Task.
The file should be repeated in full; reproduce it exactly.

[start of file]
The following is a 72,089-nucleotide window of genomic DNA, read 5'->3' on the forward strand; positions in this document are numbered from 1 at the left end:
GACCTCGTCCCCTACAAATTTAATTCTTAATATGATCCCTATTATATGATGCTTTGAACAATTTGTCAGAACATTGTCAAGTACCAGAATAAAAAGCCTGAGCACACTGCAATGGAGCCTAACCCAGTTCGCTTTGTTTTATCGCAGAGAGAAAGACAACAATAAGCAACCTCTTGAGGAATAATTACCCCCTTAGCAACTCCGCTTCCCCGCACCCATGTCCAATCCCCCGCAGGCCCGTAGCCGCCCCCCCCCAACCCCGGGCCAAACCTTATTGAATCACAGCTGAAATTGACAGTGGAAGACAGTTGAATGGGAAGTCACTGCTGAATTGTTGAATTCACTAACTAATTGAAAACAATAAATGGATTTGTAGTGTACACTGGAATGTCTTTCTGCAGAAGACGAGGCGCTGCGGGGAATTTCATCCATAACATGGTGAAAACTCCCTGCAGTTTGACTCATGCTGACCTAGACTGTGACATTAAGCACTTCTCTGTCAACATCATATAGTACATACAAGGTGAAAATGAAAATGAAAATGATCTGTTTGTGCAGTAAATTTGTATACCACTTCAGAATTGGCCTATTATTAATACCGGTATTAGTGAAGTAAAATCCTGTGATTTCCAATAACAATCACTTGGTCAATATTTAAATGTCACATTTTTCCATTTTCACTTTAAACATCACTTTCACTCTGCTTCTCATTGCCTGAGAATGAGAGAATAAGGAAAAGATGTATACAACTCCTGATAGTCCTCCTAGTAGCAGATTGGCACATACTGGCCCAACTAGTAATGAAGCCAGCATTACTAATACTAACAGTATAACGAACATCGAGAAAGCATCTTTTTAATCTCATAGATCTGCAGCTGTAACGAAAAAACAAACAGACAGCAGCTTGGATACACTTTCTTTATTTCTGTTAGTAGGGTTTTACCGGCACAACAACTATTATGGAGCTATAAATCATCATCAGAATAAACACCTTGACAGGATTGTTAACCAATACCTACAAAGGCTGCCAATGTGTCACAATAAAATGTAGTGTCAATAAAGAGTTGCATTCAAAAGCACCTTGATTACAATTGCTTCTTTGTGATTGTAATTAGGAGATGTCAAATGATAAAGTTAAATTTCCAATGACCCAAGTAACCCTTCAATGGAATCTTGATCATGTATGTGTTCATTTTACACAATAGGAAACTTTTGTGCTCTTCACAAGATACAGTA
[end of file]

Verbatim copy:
The following is a 72,089-nucleotide window of genomic DNA, read 5'->3' on the forward strand; positions in this document are numbered from 1 at the left end:
GACCTCGTCCCCTACAAATTTAATTCTTAATATGATCCCTATTATATGATGCTTTGAACAATTTGTCAGAACATTGTCAAGTACCAGAATAAAAAGCCTGAGCACACTGCAATGGAGCCTAACCCAGTTCGCTTTGTTTTATCGCAGAGAGAAAGACAACAATAAGCAACCTCTTGAGGAATAATTACCCCCTTAGCAACTCCGCTTCCCCGCACCCATGTCCAATCCCCCGCAGGCCCGTAGCCGCCCCCCCCCAACCCCGGGCCAAACCTTATTGAATCACAGCTGAAATTGACAGTGGAAGACAGTTGAATGGGAAGTCACTGCTGAATTGTTGAATTCACTAACTAATTGAAAACAATAAATGGATTTGTAGTGTACACTGGAATGTCTTTCTGCAGAAGACGAGGCGCTGCGGGGAATTTCATCCATAACATGGTGAAAACTCCCTGCAGTTTGACTCATGCTGACCTAGACTGTGACATTAAGCACTTCTCTGTCAACATCATATAGTACATACAAGGTGAAAATGAAAATGAAAATGATCTGTTTGTGCAGTAAATTTGTATACCACTTCAGAATTGGCCTATTATTAATACCGGTATTAGTGAAGTAAAATCCTGTGATTTCCAATAACAATCACTTGGTCAATATTTAAATGTCACATTTTTCCATTTTCACTTTAAACATCACTTTCACTCTGCTTCTCATTGCCTGAGAATGAGAGAATAAGGAAAAGATGTATACAACTCCTGATAGTCCTCCTAGTAGCAGATTGGCACATACTGGCCCAACTAGTAATGAAGCCAGCATTACTAATACTAACAGTATAACGAACATCGAGAAAGCATCTTTTTAATCTCATAGATCTGCAGCTGTAACGAAAAAACAAACAGACAGCAGCTTGGATACACTTTCTTTATTTCTGTTAGTAGGGTTTTACCGGCACAACAACTATTATGGAGCTATAAATCATCATCAGAATAAACACCTTGACAGGATTGTTAACCAATACCTACAAAGGCTGCCAATGTGTCACAATAAAATGTAGTGTCAATAAAGAGTTGCATTCAAAAGCACCTTGATTACAATTGCTTCTTTGTGATTGTAATTAGGAGATGTCAAATGATAAAGTTAAATTTCCAATGACCCAAGTAACCCTTCAATGGAATCTTGATCATGTATGTGTTCATTTTACACAATAGGAAACTTTTGTGCTCTTCACAAGATACAGTA